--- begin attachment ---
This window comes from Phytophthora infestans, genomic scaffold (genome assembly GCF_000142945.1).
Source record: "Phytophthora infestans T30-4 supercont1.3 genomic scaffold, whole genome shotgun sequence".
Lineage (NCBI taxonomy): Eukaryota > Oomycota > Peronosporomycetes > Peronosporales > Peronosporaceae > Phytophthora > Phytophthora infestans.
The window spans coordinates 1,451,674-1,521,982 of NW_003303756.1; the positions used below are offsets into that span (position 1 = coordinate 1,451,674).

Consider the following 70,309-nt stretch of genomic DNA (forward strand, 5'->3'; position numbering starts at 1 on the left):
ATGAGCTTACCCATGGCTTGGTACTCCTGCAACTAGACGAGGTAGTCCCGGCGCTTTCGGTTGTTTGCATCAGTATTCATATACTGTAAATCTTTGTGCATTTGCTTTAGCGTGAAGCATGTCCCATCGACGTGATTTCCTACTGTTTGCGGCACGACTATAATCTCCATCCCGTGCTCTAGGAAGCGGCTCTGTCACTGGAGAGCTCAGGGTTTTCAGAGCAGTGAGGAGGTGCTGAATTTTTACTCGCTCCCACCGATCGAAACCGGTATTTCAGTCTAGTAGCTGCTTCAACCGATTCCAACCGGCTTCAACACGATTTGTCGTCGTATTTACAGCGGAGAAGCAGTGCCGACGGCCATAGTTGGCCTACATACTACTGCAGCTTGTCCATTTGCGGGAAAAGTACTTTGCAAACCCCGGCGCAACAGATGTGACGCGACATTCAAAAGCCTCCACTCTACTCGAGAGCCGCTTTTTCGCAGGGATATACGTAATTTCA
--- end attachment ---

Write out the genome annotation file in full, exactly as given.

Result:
This window comes from Phytophthora infestans, genomic scaffold (genome assembly GCF_000142945.1).
Source record: "Phytophthora infestans T30-4 supercont1.3 genomic scaffold, whole genome shotgun sequence".
Lineage (NCBI taxonomy): Eukaryota > Oomycota > Peronosporomycetes > Peronosporales > Peronosporaceae > Phytophthora > Phytophthora infestans.
The window spans coordinates 1,451,674-1,521,982 of NW_003303756.1; the positions used below are offsets into that span (position 1 = coordinate 1,451,674).

Consider the following 70,309-nt stretch of genomic DNA (forward strand, 5'->3'; position numbering starts at 1 on the left):
ATGAGCTTACCCATGGCTTGGTACTCCTGCAACTAGACGAGGTAGTCCCGGCGCTTTCGGTTGTTTGCATCAGTATTCATATACTGTAAATCTTTGTGCATTTGCTTTAGCGTGAAGCATGTCCCATCGACGTGATTTCCTACTGTTTGCGGCACGACTATAATCTCCATCCCGTGCTCTAGGAAGCGGCTCTGTCACTGGAGAGCTCAGGGTTTTCAGAGCAGTGAGGAGGTGCTGAATTTTTACTCGCTCCCACCGATCGAAACCGGTATTTCAGTCTAGTAGCTGCTTCAACCGATTCCAACCGGCTTCAACACGATTTGTCGTCGTATTTACAGCGGAGAAGCAGTGCCGACGGCCATAGTTGGCCTACATACTACTGCAGCTTGTCCATTTGCGGGAAAAGTACTTTGCAAACCCCGGCGCAACAGATGTGACGCGACATTCAAAAGCCTCCACTCTACTCGAGAGCCGCTTTTTCGCAGGGATATACGTAATTTCA